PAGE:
- Check for Errors – Make sure all of the names, titles and addresses in the contract are correct. Even simple clerical errors could hinder your ability to enforce a contract.
- Keep it Simple and Concise – Keep contract language simple and unambiguous. Confusing language and legalese results in uncertainty. Business contracts should be easy for both parties to read and understand. An attorney shouldn’t have to translate the meaning.
- Payments – Your contract should be specific about monetary transactions. When are payments due, who should be paid and how much or what percentage? Set deadlines and penalties for late payment.
- Confidentiality – It may be necessary to include a confidentiality clause in your contract, particularly if the other party will have access to privileged information. Losing important trade secrets or compromising client data can be costly. Talk to your LegalShield provider law firm if you have questions about confidentiality.
- Determine Jurisdiction – If the various parties entering into a contract are located in different states you should indicate which state’s laws will govern the contract. Indicating where the contract will be enforced will help avoid a dispute about jurisdiction should court action be needed. State laws may differ so it is important to consult with your LegalShield provider attorney.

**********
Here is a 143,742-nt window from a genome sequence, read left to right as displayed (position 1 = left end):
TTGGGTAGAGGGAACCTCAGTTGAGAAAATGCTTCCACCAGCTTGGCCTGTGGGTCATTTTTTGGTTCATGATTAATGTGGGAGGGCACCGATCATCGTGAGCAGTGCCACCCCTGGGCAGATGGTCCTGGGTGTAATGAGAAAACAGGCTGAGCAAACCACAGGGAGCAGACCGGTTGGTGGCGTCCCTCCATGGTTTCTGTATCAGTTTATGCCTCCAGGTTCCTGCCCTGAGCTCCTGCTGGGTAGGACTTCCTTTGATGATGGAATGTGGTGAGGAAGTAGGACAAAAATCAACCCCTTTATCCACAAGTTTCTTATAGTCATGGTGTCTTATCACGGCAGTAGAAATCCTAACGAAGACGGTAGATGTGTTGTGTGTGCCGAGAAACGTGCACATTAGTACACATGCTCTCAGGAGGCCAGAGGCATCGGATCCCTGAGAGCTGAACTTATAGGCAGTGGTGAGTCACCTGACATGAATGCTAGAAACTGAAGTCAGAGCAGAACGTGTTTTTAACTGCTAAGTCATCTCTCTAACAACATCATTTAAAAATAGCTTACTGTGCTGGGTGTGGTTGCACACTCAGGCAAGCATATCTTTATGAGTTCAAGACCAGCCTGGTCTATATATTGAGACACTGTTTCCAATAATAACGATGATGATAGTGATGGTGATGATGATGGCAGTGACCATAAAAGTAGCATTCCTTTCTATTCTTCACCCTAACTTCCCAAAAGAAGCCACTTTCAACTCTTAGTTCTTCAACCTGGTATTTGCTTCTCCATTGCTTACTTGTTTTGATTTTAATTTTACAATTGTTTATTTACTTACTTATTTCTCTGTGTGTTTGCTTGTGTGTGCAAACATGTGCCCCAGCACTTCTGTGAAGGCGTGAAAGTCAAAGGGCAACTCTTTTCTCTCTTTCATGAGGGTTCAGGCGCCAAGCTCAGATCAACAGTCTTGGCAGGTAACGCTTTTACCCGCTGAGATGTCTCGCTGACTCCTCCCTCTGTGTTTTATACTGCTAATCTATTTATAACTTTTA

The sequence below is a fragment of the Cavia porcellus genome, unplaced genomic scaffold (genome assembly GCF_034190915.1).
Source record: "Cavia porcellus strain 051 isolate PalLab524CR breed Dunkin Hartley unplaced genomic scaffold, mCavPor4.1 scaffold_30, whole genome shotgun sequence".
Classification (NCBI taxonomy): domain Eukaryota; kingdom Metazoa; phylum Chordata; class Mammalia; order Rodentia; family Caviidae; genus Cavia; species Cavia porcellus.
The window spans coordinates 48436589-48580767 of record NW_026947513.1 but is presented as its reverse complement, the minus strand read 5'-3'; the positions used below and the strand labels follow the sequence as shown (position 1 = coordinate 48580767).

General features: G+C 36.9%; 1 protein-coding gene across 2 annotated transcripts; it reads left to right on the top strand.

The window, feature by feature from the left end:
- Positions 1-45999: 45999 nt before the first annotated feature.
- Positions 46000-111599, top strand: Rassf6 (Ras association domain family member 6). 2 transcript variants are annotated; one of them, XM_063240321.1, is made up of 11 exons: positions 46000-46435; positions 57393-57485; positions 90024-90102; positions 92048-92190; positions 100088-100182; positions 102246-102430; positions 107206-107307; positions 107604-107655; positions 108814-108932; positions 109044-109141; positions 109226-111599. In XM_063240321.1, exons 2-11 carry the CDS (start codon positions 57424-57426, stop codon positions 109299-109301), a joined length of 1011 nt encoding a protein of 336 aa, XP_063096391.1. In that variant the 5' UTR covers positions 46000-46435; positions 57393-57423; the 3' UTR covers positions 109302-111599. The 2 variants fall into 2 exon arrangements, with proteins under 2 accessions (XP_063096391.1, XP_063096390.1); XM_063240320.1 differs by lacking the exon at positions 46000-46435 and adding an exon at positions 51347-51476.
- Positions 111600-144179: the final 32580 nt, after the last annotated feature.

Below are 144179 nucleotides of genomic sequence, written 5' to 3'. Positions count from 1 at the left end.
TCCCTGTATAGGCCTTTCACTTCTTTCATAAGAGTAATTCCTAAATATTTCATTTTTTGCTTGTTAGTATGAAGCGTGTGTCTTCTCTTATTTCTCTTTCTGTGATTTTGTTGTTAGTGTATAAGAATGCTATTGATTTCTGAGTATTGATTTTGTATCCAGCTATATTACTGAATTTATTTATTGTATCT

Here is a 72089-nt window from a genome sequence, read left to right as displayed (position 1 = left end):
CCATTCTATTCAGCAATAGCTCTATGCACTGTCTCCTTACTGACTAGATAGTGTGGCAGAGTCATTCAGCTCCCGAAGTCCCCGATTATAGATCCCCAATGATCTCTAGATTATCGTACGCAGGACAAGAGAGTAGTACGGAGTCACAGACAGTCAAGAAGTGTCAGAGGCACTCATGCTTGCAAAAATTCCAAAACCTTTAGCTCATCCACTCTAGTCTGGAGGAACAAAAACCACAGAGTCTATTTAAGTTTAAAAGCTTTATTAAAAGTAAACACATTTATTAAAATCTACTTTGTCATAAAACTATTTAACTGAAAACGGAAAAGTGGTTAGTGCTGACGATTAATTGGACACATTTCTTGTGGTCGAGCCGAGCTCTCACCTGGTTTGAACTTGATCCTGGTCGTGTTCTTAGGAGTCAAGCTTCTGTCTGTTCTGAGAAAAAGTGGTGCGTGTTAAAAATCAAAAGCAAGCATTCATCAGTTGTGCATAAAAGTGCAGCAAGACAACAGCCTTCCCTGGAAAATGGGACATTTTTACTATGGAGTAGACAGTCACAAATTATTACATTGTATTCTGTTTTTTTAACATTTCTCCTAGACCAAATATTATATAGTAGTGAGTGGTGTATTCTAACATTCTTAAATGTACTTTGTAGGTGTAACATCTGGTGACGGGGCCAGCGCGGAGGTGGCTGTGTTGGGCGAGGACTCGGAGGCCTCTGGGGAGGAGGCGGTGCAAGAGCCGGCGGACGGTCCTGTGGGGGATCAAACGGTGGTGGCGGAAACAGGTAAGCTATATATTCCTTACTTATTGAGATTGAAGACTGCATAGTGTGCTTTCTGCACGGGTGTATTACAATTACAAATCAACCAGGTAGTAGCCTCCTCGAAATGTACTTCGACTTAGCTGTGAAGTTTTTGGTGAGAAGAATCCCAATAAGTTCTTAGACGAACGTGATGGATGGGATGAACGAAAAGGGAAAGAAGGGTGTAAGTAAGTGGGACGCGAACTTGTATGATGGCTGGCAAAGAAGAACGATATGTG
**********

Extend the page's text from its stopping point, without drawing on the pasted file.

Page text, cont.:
- Dispute Resolution – Include in your contract rules for settling any disputes that may arise between the parties. Negotiation, mediation and arbitration may help you avoid court should a conflict arise.
- Termination – Set the terms for terminating the contract. You may consider including failure to make payment or meet specific deadlines as a cause to terminate the contract. Setting specific terms and guidelines for termination is an important way to avoid disputes and confusion.